These examples can be multiplied a dozen times over. It's not a personal or individual thing, its just a reality. The charedi world has convinced themselves that they, and only they, are the "authentic" repositories of Torah, and hence by definition, anything related to Torah that didn't emanate from them must perforce be treif. That's the way they think. If I wanted to get political, which I don't, we could illustrate this same way of thinking by use of political parties as well.

    ReplyDelete
    Replies
    1. היתר מחירה is by no means a 'zionist' initiative. A little history would tell you that it was backed by many of the leading rabbonim in Europe.

      Delete
    2. @DF, you're correct that tribalism is a big factor in the charedi halakhic process, (although, to be perfectly honest, politics does make its way into the decisions of zionist poskim as well), and you could name more cases than just techelet. However, heter mechira is not a great example. There was already a historical debate in the charedi world itself if heter mechira is valid, and most of the original Matirim allowed it only in dire circumstances.
      Furthermore, there are many more halakhic issues wrt to heter mechira than with chometz et al. E.g. if selling the land itself suffices to remove the kedusha, if selling land in such a manner is even permissible. And, wrt to chametz, one only needs to rely on one's own mental conviction (גמירת דעת) that the sale should indeed be final, whereas by heter mechira, people are uncomfortable relying on the conviction of an unknown farmer that his land will indeed be sold.

      Personally, I instruct people to wear techelet but not to use heter mechira except in circumstances where certain criteria is met.

      R Stefansky

      Delete
    3. For the record a significant number of e chareidim are aware of the issues with mechiras chometz and avoid it if possible.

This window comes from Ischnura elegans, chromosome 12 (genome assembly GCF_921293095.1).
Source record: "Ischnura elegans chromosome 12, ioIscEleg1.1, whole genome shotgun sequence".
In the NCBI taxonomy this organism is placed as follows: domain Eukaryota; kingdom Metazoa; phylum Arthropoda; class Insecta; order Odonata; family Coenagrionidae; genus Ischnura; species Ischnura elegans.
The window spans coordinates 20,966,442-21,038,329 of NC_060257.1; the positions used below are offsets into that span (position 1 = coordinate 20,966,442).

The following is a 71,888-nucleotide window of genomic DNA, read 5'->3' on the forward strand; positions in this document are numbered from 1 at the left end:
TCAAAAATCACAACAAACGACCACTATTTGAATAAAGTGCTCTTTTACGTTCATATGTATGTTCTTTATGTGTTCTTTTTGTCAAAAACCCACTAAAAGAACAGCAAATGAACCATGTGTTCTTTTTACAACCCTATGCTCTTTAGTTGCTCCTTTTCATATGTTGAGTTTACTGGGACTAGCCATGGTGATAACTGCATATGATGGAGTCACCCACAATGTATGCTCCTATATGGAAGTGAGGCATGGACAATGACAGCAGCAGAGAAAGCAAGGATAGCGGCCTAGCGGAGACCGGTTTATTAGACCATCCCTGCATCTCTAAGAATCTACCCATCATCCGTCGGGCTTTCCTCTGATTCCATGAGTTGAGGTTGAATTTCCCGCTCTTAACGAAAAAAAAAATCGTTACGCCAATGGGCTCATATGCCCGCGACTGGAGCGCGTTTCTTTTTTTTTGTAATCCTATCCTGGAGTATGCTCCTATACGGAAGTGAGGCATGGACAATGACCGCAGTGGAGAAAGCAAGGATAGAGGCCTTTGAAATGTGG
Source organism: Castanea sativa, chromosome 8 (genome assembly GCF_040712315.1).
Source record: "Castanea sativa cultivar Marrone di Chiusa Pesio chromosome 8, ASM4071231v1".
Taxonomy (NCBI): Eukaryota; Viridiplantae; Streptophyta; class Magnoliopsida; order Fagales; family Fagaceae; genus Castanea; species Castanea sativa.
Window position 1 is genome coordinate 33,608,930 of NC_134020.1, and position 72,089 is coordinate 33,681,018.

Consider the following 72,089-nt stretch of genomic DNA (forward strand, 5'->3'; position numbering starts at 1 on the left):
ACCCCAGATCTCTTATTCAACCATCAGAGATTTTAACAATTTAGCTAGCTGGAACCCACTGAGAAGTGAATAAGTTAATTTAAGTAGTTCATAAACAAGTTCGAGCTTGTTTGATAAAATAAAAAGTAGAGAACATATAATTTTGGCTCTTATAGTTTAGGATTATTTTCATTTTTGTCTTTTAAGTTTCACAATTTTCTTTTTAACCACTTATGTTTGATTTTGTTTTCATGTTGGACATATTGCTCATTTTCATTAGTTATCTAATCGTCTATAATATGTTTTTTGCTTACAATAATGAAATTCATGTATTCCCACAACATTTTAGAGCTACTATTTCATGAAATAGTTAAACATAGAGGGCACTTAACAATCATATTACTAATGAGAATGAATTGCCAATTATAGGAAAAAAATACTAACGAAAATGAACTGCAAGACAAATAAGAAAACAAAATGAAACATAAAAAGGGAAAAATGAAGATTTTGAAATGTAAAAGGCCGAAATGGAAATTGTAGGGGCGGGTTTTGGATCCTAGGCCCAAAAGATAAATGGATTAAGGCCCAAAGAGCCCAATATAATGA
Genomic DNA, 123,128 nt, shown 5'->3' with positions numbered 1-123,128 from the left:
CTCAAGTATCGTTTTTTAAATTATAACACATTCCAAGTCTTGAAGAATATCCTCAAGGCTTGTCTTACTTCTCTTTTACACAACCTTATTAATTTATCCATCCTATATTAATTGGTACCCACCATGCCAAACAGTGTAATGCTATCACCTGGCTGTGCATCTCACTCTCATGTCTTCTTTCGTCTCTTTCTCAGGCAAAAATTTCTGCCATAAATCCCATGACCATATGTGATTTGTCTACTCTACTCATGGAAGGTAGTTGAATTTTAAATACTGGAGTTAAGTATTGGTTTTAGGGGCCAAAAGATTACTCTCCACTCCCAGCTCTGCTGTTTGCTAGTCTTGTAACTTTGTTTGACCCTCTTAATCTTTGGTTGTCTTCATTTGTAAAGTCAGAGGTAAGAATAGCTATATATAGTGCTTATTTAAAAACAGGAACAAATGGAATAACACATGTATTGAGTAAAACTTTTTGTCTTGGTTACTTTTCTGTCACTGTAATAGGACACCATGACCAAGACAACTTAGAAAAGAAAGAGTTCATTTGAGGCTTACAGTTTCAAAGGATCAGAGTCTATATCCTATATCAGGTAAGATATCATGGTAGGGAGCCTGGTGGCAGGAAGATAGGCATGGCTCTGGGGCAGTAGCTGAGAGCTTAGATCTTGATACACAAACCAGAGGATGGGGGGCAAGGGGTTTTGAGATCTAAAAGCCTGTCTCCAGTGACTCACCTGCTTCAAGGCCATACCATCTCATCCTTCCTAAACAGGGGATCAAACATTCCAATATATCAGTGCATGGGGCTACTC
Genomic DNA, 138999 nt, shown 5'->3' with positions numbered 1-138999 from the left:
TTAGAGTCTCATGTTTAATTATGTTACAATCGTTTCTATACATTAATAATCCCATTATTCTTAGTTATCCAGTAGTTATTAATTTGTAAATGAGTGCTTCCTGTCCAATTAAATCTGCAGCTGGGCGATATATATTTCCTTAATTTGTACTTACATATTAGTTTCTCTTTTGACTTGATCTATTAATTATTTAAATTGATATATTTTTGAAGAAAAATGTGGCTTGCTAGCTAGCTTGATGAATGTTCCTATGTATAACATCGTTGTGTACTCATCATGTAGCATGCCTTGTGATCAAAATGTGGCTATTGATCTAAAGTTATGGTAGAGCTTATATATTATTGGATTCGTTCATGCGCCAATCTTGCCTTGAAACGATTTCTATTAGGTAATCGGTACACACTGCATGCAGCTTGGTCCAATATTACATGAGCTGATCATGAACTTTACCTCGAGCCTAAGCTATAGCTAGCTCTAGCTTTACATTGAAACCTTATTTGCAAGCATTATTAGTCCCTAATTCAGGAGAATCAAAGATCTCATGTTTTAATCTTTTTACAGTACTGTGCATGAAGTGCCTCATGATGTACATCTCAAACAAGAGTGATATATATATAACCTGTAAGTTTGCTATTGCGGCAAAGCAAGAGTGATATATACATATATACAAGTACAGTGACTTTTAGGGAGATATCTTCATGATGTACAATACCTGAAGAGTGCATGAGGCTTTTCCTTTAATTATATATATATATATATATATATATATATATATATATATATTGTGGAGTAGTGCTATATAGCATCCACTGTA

Delete
    4. The big push for hetter mechirah arose oncurrently with the Zionist initiative. (I am not saying they are the same, I am saying they arose concurrently.) That there may have been isolated rabbis here or there that discussed it beforehand is not relevant. It was not something of importance for the rabbis back in Europe, but it was something of importance for the Zionists. That, and only that, is the reason for the "problems."

      I could also have pointed out how translations were always considered a "crutch" when I was young, and we weren't supposed to use them. But all of a sudden when Artscroll - basically an arm of the Agudah - came along, now we have translations even in yeshivahs. No longer such a big "crutch" apparently.

      Come on, now. Let's not fool ourselves. This is all politics, and nothing more.

      Delete
  15. I have the perfect solution.
    Refer to yourself in the 3rd person when you write. This way you will be criticized in a "stooped down" version- first person.

    Libby Ba'mizrach

    ReplyDelete
  16. Tau, 2*Pi (6.28...) is the true circle constant that shows up frequently in the physics and math that describe the Creator's world. See www.tauday.com

    Pi (3.14...) is mathematically irrelevant - why would "ruach hakodesh" have pointed to this misleading number which, when you boil it down to basics, describes half a circle? "Language of Man" perhaps?